Manchester Jazz Festival is back with a brand new hub in Albert Square. The 22nd festival kicks off at the end of July, and marks the hundredth anniversary of the first jazz record. There are dozens of events across Manchester, so we’ve picked five highlights that should be music to your ears.

1. Andy Stamatakis-Brown: Cottonopolis

The industrial revolution meets 21st century dance music with a specially commissioned piece exploring Manchester’s colourful past. In Cottonopolis (Thu 3 Aug, 8pm, £16.50,, a 12-piece ensemble meets mill machinery to create an uncanny club atmosphere. There will be DJs, projections – and more than a little mystery because ticket-holders won’t know the location until the day of the event. Sturdy footwear and warm clothing recommended.

2. Dave Maric, Phronesis and Engines Orchestra: Decade Zero

MOBO-nominated piano trio Phronesis will perform Dave Maric’s ‘Decade Zero’ with string and woodwind players from the award-winning Engines Orchestra (Sat 29 Jul, The Stoller Hall, 8pm, £19.80, Maric has previously created scores for the Royal Opera House and the Northern Ballet Theatre. In a particularly meta twist, his original ‘Decade Zero’ uses loops and rhythms inspired by Phronesis’s high-energy performances. On conducting duties will be Chetham’s alumnus Phil Meadows.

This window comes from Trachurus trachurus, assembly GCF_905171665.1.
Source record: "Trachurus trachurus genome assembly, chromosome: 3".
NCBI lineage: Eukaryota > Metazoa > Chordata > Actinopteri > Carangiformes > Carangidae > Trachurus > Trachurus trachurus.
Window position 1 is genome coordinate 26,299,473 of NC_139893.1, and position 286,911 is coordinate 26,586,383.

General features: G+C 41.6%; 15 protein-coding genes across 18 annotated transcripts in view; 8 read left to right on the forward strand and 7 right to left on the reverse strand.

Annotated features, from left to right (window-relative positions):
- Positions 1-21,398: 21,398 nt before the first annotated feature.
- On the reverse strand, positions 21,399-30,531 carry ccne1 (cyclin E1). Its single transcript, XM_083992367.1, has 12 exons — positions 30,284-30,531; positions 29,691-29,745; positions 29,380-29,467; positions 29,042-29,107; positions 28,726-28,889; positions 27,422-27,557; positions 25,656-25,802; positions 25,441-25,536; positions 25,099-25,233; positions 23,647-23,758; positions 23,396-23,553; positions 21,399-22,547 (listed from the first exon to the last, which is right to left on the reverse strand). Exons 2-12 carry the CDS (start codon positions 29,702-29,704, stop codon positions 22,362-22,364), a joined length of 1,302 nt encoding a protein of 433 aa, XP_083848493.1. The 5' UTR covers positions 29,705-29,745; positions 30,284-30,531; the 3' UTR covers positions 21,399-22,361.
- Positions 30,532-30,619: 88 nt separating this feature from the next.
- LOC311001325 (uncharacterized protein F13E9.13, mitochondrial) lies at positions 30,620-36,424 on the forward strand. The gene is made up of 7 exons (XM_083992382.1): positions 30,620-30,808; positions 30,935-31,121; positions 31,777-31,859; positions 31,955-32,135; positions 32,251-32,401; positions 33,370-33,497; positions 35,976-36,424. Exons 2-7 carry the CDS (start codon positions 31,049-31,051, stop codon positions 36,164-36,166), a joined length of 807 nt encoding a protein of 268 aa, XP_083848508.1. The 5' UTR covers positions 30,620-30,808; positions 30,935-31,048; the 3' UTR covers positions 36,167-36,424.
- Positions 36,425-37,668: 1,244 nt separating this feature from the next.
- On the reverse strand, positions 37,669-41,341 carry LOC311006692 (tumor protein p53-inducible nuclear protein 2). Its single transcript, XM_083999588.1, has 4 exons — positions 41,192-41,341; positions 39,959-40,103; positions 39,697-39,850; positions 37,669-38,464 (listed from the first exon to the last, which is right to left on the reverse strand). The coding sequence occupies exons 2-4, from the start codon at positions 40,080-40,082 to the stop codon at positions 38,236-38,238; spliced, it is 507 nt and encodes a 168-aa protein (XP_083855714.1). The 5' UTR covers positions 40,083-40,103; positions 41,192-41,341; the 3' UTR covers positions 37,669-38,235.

3. Riot Jazz Brass Band

New Orleans is the inspiration for a noisy and joyous appearance by the Riot Jazz Brass Band (Fri 28 Jul, Salon Perdu, 8pm, £19.80, From bass music to hip-hop, this is a thoroughly modern interpretation of jazz history led by Manchester’s quick-witted MC Chunky. Riot Jazz’s dancefloor mayhem will christen Manchester Jazz Festival’s newest venue and central hub Salon Perdu in Albert Square, an art-deco style spiegeltent complete with mirrored bar.

4. Leïla Martial & Valentin Ceccaldi

Manchester Jazz Festival looks to France with Leïla Martial on vocals and Valentin Ceccaldi on cello (Tue 1 Jul, St Ann’s Church, 1.15pm, £8.50, Martial is a virtuoso known for her vocal acrobatics, so expect singing and scatting across a dynamic range as Ceccaldi provides percussive musical motifs. If you want something more populist in the same venue, then you can’t go wrong with chamber jazz group Tiptoe performing work by Ella Fitzgerald and Michael Jackson (Mon 31 Jul, St Ann’s Church, 3.15pm, FREE,

5. Brunches & Afternoon Tea

Hungry for more? You can enjoy Afternoon Tea with sandwiches and scones at the Midland while enjoying appearances from stars of this year’s festival. If that’s too late in the day, there are repeat performances over pastries and rolls at Brunch too. Your musical side-dishes will include The Magic Beans, the Zoe Gilby Trio, the Remi Harris Project and more. Booking required 24 hours in advance (Sun 30 Jul – Sun 6 Aug, The Midland, 11.30am (exc 31 Jul) & 2.30pm, £16.50 brunch, £29.70 tea,

Fri 28 Jul - Sun 6 Aug
Fat Roland
Published on:
Thu 3 Aug 2017